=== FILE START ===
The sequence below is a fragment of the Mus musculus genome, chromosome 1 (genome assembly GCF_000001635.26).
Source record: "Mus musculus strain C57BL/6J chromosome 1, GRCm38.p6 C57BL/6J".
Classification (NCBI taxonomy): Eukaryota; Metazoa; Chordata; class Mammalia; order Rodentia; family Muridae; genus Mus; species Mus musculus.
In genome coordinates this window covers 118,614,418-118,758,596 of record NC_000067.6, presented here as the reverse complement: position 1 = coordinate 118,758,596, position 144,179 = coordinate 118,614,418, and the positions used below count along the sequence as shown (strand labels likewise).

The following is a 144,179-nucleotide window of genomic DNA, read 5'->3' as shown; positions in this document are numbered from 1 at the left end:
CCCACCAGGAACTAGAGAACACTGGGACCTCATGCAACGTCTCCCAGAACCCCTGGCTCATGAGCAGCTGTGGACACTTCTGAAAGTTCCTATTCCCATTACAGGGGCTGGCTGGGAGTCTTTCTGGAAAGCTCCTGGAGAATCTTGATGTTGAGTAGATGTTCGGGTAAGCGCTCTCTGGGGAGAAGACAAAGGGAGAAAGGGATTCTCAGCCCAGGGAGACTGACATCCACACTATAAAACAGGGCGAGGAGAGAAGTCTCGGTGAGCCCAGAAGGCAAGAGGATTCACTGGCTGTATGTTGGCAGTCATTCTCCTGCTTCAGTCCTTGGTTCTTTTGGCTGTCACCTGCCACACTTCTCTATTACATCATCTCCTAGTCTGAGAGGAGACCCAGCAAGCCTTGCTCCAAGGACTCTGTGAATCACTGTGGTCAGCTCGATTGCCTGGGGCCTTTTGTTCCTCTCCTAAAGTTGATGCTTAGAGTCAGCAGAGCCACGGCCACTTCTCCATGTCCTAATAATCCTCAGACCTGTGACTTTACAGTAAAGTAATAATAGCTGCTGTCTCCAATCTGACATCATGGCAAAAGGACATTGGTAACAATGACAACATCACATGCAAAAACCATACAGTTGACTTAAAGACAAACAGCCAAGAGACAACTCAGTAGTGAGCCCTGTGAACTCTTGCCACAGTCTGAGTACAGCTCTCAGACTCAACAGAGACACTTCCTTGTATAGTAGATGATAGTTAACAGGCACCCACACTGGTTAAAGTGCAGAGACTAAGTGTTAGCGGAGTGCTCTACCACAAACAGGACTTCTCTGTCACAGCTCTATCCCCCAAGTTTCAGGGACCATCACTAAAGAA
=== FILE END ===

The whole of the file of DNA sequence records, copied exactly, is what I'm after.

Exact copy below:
The sequence below is a fragment of the Mus musculus genome, chromosome 1 (genome assembly GCF_000001635.26).
Source record: "Mus musculus strain C57BL/6J chromosome 1, GRCm38.p6 C57BL/6J".
Classification (NCBI taxonomy): Eukaryota; Metazoa; Chordata; class Mammalia; order Rodentia; family Muridae; genus Mus; species Mus musculus.
In genome coordinates this window covers 118,614,418-118,758,596 of record NC_000067.6, presented here as the reverse complement: position 1 = coordinate 118,758,596, position 144,179 = coordinate 118,614,418, and the positions used below count along the sequence as shown (strand labels likewise).

The following is a 144,179-nucleotide window of genomic DNA, read 5'->3' as shown; positions in this document are numbered from 1 at the left end:
CCCACCAGGAACTAGAGAACACTGGGACCTCATGCAACGTCTCCCAGAACCCCTGGCTCATGAGCAGCTGTGGACACTTCTGAAAGTTCCTATTCCCATTACAGGGGCTGGCTGGGAGTCTTTCTGGAAAGCTCCTGGAGAATCTTGATGTTGAGTAGATGTTCGGGTAAGCGCTCTCTGGGGAGAAGACAAAGGGAGAAAGGGATTCTCAGCCCAGGGAGACTGACATCCACACTATAAAACAGGGCGAGGAGAGAAGTCTCGGTGAGCCCAGAAGGCAAGAGGATTCACTGGCTGTATGTTGGCAGTCATTCTCCTGCTTCAGTCCTTGGTTCTTTTGGCTGTCACCTGCCACACTTCTCTATTACATCATCTCCTAGTCTGAGAGGAGACCCAGCAAGCCTTGCTCCAAGGACTCTGTGAATCACTGTGGTCAGCTCGATTGCCTGGGGCCTTTTGTTCCTCTCCTAAAGTTGATGCTTAGAGTCAGCAGAGCCACGGCCACTTCTCCATGTCCTAATAATCCTCAGACCTGTGACTTTACAGTAAAGTAATAATAGCTGCTGTCTCCAATCTGACATCATGGCAAAAGGACATTGGTAACAATGACAACATCACATGCAAAAACCATACAGTTGACTTAAAGACAAACAGCCAAGAGACAACTCAGTAGTGAGCCCTGTGAACTCTTGCCACAGTCTGAGTACAGCTCTCAGACTCAACAGAGACACTTCCTTGTATAGTAGATGATAGTTAACAGGCACCCACACTGGTTAAAGTGCAGAGACTAAGTGTTAGCGGAGTGCTCTACCACAAACAGGACTTCTCTGTCACAGCTCTATCCCCCAAGTTTCAGGGACCATCACTAAAGAA